Len Boselovic’s Heard off the Street: Sea change coming with dawn of 3-D

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Two new reports outline a vision of manufacturing that could give a number of people the heebie-jeebies.

An aluminum-industry commissioned report from Ducker Worldwide predicts that the average North American car, minivan, SUV and pickup truck will contain 394 pound of aluminum by 2015, up from 350 pounds in 2012 and about 340 pounds in 2010. By 2025, 7 out of 10 new pickup trucks made in North America will have aluminum bodies, Ducker’s analysts forecast.

Such a sea change may be hard to fathom for steelmakers that have long dominated the automotive industry.

The second report describes another audacious scenario: a homeowner with a broken dishwasher getting a bar code for the faulty part, then going to a nearby 3-D printing center where the part will be made.

Three-D printing is on the verge of becoming mainstream technology, a milestone that will revolutionize how products are made, shrink supply chains, and pose problems for companies trying to protect their intellectual property, according to a report produced by PricewaterhouseCoopers in conjunction with the Manufacturing Institute.

Based on a survey of more than 100 manufacturers, the report found that two-thirds are either experimenting with 3-D printing technology, using it to make prototype products or producing finished parts.

Three-D printing enables manufacturers to make products from digital images, speeding up product development and reducing production costs.

“I don’t find many companies that are not aware that this is something that needs to be evaluated,” said Bob McCutcheon, head of PwC’s U.S. industrial products group.

In addition to the broken dishwasher, the report cited the probability that, in the near future, a part needed for a commercial jet will be 3-D printed at the airport.

“I would envision those are relatively near-term opportunities,” Mr. McCutcheon said. “If we’re talking about it now and thinking about it now, it’s probably not that too far off in the future.”

Aerospace is an early adapter. General Electric is using the technology to make fuel nozzles for jet engines while Boeing makes about 300 small aircraft parts using 3-D printing, according to the report.

Mr. McCutcheon said manufacturers are thinking about what 3-D printing will mean for their business models and supply chains. Since the technology makes it possible to produce parts closer to the customer, firms that deliver spare parts and warehouses that stock them could see their business drop, according to the report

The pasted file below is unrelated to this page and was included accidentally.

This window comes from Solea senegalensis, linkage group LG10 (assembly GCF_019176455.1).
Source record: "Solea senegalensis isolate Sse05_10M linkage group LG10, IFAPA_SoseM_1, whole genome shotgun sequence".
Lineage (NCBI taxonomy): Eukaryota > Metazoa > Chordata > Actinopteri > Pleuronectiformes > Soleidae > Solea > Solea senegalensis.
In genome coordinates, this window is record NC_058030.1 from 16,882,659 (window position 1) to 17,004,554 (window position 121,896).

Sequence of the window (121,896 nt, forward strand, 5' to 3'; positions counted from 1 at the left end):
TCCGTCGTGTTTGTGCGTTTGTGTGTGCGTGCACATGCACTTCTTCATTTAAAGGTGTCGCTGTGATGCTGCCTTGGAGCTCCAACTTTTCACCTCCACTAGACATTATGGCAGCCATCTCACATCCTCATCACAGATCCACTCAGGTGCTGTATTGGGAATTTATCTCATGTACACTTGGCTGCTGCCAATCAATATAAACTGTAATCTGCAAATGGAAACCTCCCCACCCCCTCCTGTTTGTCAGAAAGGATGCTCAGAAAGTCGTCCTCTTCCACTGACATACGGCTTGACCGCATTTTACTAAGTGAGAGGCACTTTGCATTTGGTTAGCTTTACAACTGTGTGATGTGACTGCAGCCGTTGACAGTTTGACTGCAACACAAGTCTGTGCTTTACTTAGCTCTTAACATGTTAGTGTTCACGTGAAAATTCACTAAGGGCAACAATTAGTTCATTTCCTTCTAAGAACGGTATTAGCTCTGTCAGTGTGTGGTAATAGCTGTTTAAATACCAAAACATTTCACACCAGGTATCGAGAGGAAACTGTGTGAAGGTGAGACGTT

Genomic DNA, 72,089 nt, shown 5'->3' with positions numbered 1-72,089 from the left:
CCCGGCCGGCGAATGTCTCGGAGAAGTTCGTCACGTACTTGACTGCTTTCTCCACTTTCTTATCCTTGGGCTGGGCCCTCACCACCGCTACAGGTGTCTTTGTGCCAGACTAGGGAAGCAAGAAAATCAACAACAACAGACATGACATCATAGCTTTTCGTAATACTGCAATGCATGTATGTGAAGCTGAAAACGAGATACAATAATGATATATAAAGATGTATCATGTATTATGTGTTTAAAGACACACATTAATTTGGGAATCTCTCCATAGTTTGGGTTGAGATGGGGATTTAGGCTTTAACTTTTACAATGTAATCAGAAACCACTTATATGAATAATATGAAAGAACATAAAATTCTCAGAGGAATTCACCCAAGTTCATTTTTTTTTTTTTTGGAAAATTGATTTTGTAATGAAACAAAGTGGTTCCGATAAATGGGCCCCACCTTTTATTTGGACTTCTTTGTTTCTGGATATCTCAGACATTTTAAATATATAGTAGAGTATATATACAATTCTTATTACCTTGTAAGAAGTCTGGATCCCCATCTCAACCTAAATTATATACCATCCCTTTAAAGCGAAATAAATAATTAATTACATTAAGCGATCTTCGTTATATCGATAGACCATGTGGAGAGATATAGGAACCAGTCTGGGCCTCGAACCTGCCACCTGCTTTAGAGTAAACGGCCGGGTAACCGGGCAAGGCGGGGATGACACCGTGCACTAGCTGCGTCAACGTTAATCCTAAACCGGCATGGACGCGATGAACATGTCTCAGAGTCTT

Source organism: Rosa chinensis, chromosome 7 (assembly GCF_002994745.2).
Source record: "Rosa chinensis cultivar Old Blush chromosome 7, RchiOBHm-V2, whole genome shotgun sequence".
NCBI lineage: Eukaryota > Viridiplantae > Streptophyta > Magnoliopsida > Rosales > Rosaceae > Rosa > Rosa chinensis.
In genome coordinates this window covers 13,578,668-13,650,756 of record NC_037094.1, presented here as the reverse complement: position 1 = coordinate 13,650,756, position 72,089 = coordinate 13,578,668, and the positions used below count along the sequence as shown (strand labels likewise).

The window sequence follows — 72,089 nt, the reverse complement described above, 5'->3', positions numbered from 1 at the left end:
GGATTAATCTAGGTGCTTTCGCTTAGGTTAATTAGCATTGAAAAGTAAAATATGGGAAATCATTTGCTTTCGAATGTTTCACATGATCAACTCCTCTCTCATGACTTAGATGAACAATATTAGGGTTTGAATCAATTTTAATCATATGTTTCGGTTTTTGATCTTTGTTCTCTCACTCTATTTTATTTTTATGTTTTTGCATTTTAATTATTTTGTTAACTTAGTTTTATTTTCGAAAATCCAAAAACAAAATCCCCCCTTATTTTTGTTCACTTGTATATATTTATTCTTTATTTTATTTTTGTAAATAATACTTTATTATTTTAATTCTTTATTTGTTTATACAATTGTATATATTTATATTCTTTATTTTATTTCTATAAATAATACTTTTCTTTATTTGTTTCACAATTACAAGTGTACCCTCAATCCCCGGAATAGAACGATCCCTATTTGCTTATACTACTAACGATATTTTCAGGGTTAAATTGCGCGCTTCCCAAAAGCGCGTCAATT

Two concerns the report highlights are whether 3-D printing can achieve the quality standards that customers demand and the lack of talent needed to fully take advantage of the technology.

Another issue: the threat to intellectual property should the computer files 3-D printing relies on be hacked.

While the report notes that the global market for 3-D printers is forecast to reach $6 billion by 2017, technology consultant Gartner forecasts losses of intellectual property related to the technology could reach $100 billion by 2018.

The big changes 3-D printing will bring to manufacturing are why they call it a disruptive technology. The same could be said for what aluminum intends to do to the automotive industry.

Aluminum’s long, slow foray into the automobile industry accelerated this year, thanks in part to stricter federal fuel economy standards. The standards require the average car or light-duty truck to get 54.5 miles per gallon by 2025.

In January, Ford introduced an aluminum-intensive version of its popular F-150 pickup truck in January. The 2015 model will have about a half-ton of aluminum in it. More recently, Ford unveiled a concept version of its Fusion sedan that incorporates aluminum technology.

Such mass-market cars were once off limits to aluminum because the metal is more expensive than steel. But the fact that Ford is committing to using aluminum in two popular models indicates that those cost issues are being resolved.

One of those advancements came at Alcoa’s Technical Center in Upper Burrell, where researchers developed a way of treating aluminum so that adhesives binding the metal to other automotive components last longer. That opened the door to using aluminum sheet in the structural framework of motor vehicles.

If you consider an increase in the number of vehicles expected to be made in 2015 and the amount of aluminum they contain, automotive aluminum consumption will be up 28 percent compared to 2012, Ducker forecast. By 2025, the North American automotive market will be using 10 billion pounds of the metal, it predicted, with Ford, General Motors and Fiat Chrysler being the biggest users.

The automotive industry accounted for about 26 percent of the 95.4 million tons North American steel producers shipped last year, according to the American Iron and Steel Institute. That’s a big chunk of business — whether it’s for aluminum producers to take or steel makers to keep.


Len Boselovic: 412-263-1941 or lboselovic@post-gazette.com

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